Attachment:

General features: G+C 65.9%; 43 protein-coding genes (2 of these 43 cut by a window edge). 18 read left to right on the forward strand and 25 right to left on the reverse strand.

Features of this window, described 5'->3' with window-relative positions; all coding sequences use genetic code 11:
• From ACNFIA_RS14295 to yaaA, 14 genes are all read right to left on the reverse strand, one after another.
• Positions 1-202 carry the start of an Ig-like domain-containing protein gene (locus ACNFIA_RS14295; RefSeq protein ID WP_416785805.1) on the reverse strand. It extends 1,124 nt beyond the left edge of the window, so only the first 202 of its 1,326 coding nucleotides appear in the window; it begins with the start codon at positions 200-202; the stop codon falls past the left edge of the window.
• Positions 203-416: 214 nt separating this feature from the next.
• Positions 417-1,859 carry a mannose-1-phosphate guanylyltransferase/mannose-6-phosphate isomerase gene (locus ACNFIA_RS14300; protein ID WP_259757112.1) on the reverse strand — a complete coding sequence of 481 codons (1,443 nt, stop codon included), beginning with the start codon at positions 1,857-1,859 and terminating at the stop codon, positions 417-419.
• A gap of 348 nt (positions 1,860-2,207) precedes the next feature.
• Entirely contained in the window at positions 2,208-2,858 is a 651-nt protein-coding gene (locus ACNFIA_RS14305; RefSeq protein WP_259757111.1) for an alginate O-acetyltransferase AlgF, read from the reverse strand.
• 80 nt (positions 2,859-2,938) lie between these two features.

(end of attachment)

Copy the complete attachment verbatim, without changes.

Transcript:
General features: G+C 65.9%; 43 protein-coding genes (2 of these 43 cut by a window edge). 18 read left to right on the forward strand and 25 right to left on the reverse strand.

Features of this window, described 5'->3' with window-relative positions; all coding sequences use genetic code 11:
• From ACNFIA_RS14295 to yaaA, 14 genes are all read right to left on the reverse strand, one after another.
• Positions 1-202 carry the start of an Ig-like domain-containing protein gene (locus ACNFIA_RS14295; RefSeq protein ID WP_416785805.1) on the reverse strand. It extends 1,124 nt beyond the left edge of the window, so only the first 202 of its 1,326 coding nucleotides appear in the window; it begins with the start codon at positions 200-202; the stop codon falls past the left edge of the window.
• Positions 203-416: 214 nt separating this feature from the next.
• Positions 417-1,859 carry a mannose-1-phosphate guanylyltransferase/mannose-6-phosphate isomerase gene (locus ACNFIA_RS14300; protein ID WP_259757112.1) on the reverse strand — a complete coding sequence of 481 codons (1,443 nt, stop codon included), beginning with the start codon at positions 1,857-1,859 and terminating at the stop codon, positions 417-419.
• A gap of 348 nt (positions 1,860-2,207) precedes the next feature.
• Entirely contained in the window at positions 2,208-2,858 is a 651-nt protein-coding gene (locus ACNFIA_RS14305; RefSeq protein WP_259757111.1) for an alginate O-acetyltransferase AlgF, read from the reverse strand.
• 80 nt (positions 2,859-2,938) lie between these two features.